A reader writes:
Hi there-I just found your site a couple weeks ago. I am a traditional catholic that would like to do more research on our faith and why we believe what we believe. I grew up going to the Tridentine Latin Mass and my wife was brought up in the Novus Ordo mass. I would like to learn more about why the Novus Ordo mass came along, the Vatican councils, etc….I purchased the book the Heresy of Formlessness, am a quarter of the way through it, but am having a really hard time following along. Can you recommend any other books possibly written in more plain text? Thank you very much!!
From time to time, we get emails like this. And while yes, we’ve done posts on this before, I think it’s good to start new threads every now and again so that those who weren’t here before can be a part of the conversation. I know that at my FSSP chapel, there are a lot of new faces in the past couple months. Yours may be the same. They need help figuring out the transition.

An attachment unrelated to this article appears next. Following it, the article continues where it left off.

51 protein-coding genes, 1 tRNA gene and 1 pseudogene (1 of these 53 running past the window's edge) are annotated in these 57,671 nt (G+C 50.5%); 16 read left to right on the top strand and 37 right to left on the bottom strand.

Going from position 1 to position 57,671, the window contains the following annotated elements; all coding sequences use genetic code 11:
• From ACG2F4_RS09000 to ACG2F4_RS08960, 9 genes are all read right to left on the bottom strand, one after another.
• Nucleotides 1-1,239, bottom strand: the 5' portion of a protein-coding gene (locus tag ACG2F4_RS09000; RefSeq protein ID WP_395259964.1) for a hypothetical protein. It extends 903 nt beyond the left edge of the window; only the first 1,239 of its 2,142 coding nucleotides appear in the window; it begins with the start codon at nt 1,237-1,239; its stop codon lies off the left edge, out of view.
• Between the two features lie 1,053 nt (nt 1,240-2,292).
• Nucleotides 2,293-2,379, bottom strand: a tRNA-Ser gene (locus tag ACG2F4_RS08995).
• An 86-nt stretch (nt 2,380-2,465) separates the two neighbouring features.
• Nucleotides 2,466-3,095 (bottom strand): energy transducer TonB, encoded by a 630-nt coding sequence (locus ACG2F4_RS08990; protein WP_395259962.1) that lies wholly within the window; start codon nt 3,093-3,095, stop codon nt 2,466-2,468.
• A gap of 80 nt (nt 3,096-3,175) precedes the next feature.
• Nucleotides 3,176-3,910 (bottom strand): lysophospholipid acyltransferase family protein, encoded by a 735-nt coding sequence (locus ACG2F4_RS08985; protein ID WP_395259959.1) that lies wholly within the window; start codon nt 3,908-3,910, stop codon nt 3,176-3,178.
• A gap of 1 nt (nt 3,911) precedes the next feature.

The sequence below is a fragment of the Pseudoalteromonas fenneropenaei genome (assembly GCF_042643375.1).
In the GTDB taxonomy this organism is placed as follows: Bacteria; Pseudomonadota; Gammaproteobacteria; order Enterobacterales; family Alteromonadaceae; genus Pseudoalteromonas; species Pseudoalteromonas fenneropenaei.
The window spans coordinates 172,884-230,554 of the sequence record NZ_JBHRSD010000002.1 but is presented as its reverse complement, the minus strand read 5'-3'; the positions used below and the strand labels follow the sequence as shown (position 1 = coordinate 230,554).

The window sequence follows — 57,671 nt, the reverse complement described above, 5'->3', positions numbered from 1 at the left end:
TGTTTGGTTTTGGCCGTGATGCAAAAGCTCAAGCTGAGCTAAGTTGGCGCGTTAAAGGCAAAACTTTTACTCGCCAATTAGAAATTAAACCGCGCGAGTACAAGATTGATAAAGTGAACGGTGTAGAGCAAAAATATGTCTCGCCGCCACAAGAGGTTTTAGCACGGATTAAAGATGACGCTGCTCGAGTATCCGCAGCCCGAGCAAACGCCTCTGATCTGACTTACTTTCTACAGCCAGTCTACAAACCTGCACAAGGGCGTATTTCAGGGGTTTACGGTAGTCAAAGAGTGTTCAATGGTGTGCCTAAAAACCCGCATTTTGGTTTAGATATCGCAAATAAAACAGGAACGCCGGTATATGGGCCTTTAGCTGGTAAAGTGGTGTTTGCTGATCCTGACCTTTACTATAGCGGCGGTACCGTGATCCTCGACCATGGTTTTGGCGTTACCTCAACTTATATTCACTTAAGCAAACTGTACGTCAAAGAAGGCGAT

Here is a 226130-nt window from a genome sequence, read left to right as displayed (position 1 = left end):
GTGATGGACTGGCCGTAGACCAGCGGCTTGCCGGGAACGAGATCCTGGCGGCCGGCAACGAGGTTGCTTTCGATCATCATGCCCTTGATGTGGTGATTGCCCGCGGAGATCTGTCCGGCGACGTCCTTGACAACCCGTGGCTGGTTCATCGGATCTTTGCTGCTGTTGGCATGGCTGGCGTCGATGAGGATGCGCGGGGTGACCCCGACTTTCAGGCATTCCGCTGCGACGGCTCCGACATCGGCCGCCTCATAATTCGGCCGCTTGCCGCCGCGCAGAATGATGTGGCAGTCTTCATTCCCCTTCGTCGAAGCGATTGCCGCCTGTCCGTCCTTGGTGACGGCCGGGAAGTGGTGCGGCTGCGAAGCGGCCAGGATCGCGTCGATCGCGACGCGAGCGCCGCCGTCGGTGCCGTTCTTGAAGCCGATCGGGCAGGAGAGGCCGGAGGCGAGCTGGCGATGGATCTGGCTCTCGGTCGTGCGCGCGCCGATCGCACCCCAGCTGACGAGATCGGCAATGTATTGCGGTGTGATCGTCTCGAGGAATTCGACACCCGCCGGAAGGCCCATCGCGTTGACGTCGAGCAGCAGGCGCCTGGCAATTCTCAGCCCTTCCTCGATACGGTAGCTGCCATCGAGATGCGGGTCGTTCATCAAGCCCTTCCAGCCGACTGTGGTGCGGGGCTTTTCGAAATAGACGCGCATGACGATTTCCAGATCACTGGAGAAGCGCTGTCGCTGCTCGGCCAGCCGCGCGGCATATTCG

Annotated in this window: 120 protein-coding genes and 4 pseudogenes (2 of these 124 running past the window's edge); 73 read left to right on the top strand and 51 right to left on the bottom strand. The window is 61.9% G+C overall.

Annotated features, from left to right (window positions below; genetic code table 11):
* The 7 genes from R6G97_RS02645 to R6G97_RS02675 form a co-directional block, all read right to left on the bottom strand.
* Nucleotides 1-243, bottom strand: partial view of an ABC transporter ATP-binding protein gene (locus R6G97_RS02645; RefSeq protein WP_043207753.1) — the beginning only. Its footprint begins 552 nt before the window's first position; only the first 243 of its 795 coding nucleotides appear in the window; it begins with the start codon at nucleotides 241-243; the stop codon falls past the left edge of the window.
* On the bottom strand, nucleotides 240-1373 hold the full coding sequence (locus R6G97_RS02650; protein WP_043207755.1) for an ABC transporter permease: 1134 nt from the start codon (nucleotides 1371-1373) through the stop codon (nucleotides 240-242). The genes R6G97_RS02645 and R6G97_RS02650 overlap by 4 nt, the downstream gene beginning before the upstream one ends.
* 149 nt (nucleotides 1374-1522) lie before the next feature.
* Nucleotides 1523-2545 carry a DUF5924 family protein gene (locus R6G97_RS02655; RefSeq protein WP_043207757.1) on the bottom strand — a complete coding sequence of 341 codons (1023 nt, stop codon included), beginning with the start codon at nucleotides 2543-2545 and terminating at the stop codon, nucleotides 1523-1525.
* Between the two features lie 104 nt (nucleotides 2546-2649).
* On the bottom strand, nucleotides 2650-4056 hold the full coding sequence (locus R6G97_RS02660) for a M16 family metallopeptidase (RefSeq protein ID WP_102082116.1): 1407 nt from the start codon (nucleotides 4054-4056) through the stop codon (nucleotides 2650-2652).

Personally, I always recommend the book he has — The Heresy of Formlessness. Of course, there’s the quintessential critical study, The Ottaviani Intervention. Also excellent for those beginning their study of the changes to the Mass because it’s short, well-documented, and completely approachable is Liturgical Timebombs in Vatican II by the late Michael Davies. In terms of pro-TLM resources, I now own, but have not yet read, Fr. James Jackson’s Nothing Superfluous, about which I hear very good things. I am ashamed to admit I have not read any of our own Dr. Peter Kwasniewski’s two most recent books, Noble Beauty, Transcendent Holiness: Why the Modern Age Needs the Mass of Ages and Tradition and Sanity: Conversations & Dialogues of a Postconciliar Exile – a fact for which he is entitled to give me a perpetual hard time until it is remedied.
In the comments, please feel free to offer your own favorite resources, as well as other helps, methods, and approaches to understanding the Traditional Mass and historical perspectives on what happened with the Novus Ordo.
Steve Skojec is the Founding Publisher and Executive Director of OnePeterFive.com. He received his BA in Communications and Theology from Franciscan University of Steubenville in 2001. His commentary has appeared in The New York Times, USA Today, The Washington Post, The Washington Times, Crisis Magazine, EWTN, Huffington Post Live, The Fox News Channel, Foreign Policy, and the BBC. Steve and his wife Jamie have seven children.